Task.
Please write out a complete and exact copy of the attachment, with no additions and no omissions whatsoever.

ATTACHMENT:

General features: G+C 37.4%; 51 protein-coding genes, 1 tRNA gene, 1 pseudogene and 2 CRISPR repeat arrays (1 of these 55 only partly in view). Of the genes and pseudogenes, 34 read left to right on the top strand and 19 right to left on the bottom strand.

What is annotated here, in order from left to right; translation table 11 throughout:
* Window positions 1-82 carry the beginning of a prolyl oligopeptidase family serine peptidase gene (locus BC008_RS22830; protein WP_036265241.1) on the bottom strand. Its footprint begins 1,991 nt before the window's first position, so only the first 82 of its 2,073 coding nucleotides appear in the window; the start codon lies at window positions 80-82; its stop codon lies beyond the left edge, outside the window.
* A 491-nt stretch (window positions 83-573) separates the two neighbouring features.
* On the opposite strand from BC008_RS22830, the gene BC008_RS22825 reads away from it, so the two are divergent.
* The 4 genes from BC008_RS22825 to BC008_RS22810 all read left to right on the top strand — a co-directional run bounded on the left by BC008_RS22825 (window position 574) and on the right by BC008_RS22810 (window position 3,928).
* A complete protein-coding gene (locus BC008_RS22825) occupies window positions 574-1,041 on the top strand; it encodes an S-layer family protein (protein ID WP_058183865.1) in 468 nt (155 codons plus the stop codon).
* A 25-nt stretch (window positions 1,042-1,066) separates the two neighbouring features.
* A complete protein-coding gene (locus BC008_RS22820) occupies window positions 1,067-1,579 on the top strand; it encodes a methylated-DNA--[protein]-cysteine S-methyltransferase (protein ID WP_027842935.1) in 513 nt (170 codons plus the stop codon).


General features: G+C 37.4%; 51 protein-coding genes, 1 tRNA gene, 1 pseudogene and 2 CRISPR repeat arrays (1 of these 55 only partly in view). Of the genes and pseudogenes, 34 read left to right on the top strand and 19 right to left on the bottom strand.

What is annotated here, in order from left to right; translation table 11 throughout:
* Window positions 1-82 carry the beginning of a prolyl oligopeptidase family serine peptidase gene (locus BC008_RS22830; protein WP_036265241.1) on the bottom strand. Its footprint begins 1,991 nt before the window's first position, so only the first 82 of its 2,073 coding nucleotides appear in the window; the start codon lies at window positions 80-82; its stop codon lies beyond the left edge, outside the window.
* A 491-nt stretch (window positions 83-573) separates the two neighbouring features.
* On the opposite strand from BC008_RS22830, the gene BC008_RS22825 reads away from it, so the two are divergent.
* The 4 genes from BC008_RS22825 to BC008_RS22810 all read left to right on the top strand — a co-directional run bounded on the left by BC008_RS22825 (window position 574) and on the right by BC008_RS22810 (window position 3,928).
* A complete protein-coding gene (locus BC008_RS22825) occupies window positions 574-1,041 on the top strand; it encodes an S-layer family protein (protein ID WP_058183865.1) in 468 nt (155 codons plus the stop codon).
* A 25-nt stretch (window positions 1,042-1,066) separates the two neighbouring features.
* A complete protein-coding gene (locus BC008_RS22820) occupies window positions 1,067-1,579 on the top strand; it encodes a methylated-DNA--[protein]-cysteine S-methyltransferase (protein ID WP_027842935.1) in 513 nt (170 codons plus the stop codon).